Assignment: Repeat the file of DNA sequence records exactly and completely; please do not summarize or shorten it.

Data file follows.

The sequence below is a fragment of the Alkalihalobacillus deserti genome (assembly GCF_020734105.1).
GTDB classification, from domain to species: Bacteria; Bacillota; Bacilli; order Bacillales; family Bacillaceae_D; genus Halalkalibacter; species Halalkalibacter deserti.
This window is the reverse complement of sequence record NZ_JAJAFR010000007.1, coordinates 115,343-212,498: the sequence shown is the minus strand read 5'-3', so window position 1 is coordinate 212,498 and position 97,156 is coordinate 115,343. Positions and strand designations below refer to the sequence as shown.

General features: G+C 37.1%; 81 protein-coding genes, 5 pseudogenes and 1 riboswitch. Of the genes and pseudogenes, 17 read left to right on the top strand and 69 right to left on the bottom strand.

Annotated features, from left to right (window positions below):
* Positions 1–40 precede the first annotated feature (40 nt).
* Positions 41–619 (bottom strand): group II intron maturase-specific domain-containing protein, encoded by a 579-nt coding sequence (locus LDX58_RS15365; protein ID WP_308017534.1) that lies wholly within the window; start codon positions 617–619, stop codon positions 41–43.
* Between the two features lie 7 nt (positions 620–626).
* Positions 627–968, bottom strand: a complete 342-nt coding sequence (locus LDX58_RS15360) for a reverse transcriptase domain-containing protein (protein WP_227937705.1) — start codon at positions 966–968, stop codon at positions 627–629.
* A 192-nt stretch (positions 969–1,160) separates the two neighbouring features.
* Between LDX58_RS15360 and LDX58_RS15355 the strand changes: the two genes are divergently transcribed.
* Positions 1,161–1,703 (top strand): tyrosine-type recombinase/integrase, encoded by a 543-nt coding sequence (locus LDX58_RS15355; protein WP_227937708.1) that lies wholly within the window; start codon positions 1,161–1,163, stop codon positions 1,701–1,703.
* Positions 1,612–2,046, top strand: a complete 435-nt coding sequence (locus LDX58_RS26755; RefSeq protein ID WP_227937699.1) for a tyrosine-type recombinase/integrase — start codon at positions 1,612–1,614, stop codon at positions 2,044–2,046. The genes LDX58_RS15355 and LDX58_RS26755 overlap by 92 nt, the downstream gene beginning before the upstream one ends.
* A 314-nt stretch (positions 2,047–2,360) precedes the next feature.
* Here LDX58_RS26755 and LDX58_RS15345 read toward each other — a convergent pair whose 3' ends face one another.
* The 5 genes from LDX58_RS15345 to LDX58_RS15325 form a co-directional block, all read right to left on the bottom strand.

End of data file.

The sequence below is a fragment of the Alkalihalobacillus deserti genome (assembly GCF_020734105.1).
GTDB classification, from domain to species: Bacteria; Bacillota; Bacilli; order Bacillales; family Bacillaceae_D; genus Halalkalibacter; species Halalkalibacter deserti.
This window is the reverse complement of sequence record NZ_JAJAFR010000007.1, coordinates 115,343-212,498: the sequence shown is the minus strand read 5'-3', so window position 1 is coordinate 212,498 and position 97,156 is coordinate 115,343. Positions and strand designations below refer to the sequence as shown.

General features: G+C 37.1%; 81 protein-coding genes, 5 pseudogenes and 1 riboswitch. Of the genes and pseudogenes, 17 read left to right on the top strand and 69 right to left on the bottom strand.

Annotated features, from left to right (window positions below):
* Positions 1–40 precede the first annotated feature (40 nt).
* Positions 41–619 (bottom strand): group II intron maturase-specific domain-containing protein, encoded by a 579-nt coding sequence (locus LDX58_RS15365; protein ID WP_308017534.1) that lies wholly within the window; start codon positions 617–619, stop codon positions 41–43.
* Between the two features lie 7 nt (positions 620–626).
* Positions 627–968, bottom strand: a complete 342-nt coding sequence (locus LDX58_RS15360) for a reverse transcriptase domain-containing protein (protein WP_227937705.1) — start codon at positions 966–968, stop codon at positions 627–629.
* A 192-nt stretch (positions 969–1,160) separates the two neighbouring features.
* Between LDX58_RS15360 and LDX58_RS15355 the strand changes: the two genes are divergently transcribed.
* Positions 1,161–1,703 (top strand): tyrosine-type recombinase/integrase, encoded by a 543-nt coding sequence (locus LDX58_RS15355; protein WP_227937708.1) that lies wholly within the window; start codon positions 1,161–1,163, stop codon positions 1,701–1,703.
* Positions 1,612–2,046, top strand: a complete 435-nt coding sequence (locus LDX58_RS26755; RefSeq protein ID WP_227937699.1) for a tyrosine-type recombinase/integrase — start codon at positions 1,612–1,614, stop codon at positions 2,044–2,046. The genes LDX58_RS15355 and LDX58_RS26755 overlap by 92 nt, the downstream gene beginning before the upstream one ends.
* A 314-nt stretch (positions 2,047–2,360) precedes the next feature.
* Here LDX58_RS26755 and LDX58_RS15345 read toward each other — a convergent pair whose 3' ends face one another.
* The 5 genes from LDX58_RS15345 to LDX58_RS15325 form a co-directional block, all read right to left on the bottom strand.